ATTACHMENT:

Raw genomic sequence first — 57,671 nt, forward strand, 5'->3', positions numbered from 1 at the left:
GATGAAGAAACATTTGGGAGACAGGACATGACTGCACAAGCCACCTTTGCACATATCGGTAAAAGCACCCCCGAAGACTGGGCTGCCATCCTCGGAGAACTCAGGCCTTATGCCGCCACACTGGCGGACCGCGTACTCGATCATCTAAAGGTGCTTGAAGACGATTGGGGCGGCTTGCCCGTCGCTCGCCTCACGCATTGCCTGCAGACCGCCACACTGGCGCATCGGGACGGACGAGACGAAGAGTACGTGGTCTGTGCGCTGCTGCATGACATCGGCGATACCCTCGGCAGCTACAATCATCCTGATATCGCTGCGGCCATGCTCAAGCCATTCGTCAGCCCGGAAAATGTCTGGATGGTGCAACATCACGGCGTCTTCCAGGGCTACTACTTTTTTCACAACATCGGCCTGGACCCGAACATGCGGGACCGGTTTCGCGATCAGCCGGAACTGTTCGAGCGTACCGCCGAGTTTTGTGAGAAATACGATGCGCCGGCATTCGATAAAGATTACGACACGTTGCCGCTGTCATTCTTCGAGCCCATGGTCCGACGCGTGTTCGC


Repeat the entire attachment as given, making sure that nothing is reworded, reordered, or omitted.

Raw genomic sequence first — 57,671 nt, forward strand, 5'->3', positions numbered from 1 at the left:
GATGAAGAAACATTTGGGAGACAGGACATGACTGCACAAGCCACCTTTGCACATATCGGTAAAAGCACCCCCGAAGACTGGGCTGCCATCCTCGGAGAACTCAGGCCTTATGCCGCCACACTGGCGGACCGCGTACTCGATCATCTAAAGGTGCTTGAAGACGATTGGGGCGGCTTGCCCGTCGCTCGCCTCACGCATTGCCTGCAGACCGCCACACTGGCGCATCGGGACGGACGAGACGAAGAGTACGTGGTCTGTGCGCTGCTGCATGACATCGGCGATACCCTCGGCAGCTACAATCATCCTGATATCGCTGCGGCCATGCTCAAGCCATTCGTCAGCCCGGAAAATGTCTGGATGGTGCAACATCACGGCGTCTTCCAGGGCTACTACTTTTTTCACAACATCGGCCTGGACCCGAACATGCGGGACCGGTTTCGCGATCAGCCGGAACTGTTCGAGCGTACCGCCGAGTTTTGTGAGAAATACGATGCGCCGGCATTCGATAAAGATTACGACACGTTGCCGCTGTCATTCTTCGAGCCCATGGTCCGACGCGTGTTCGC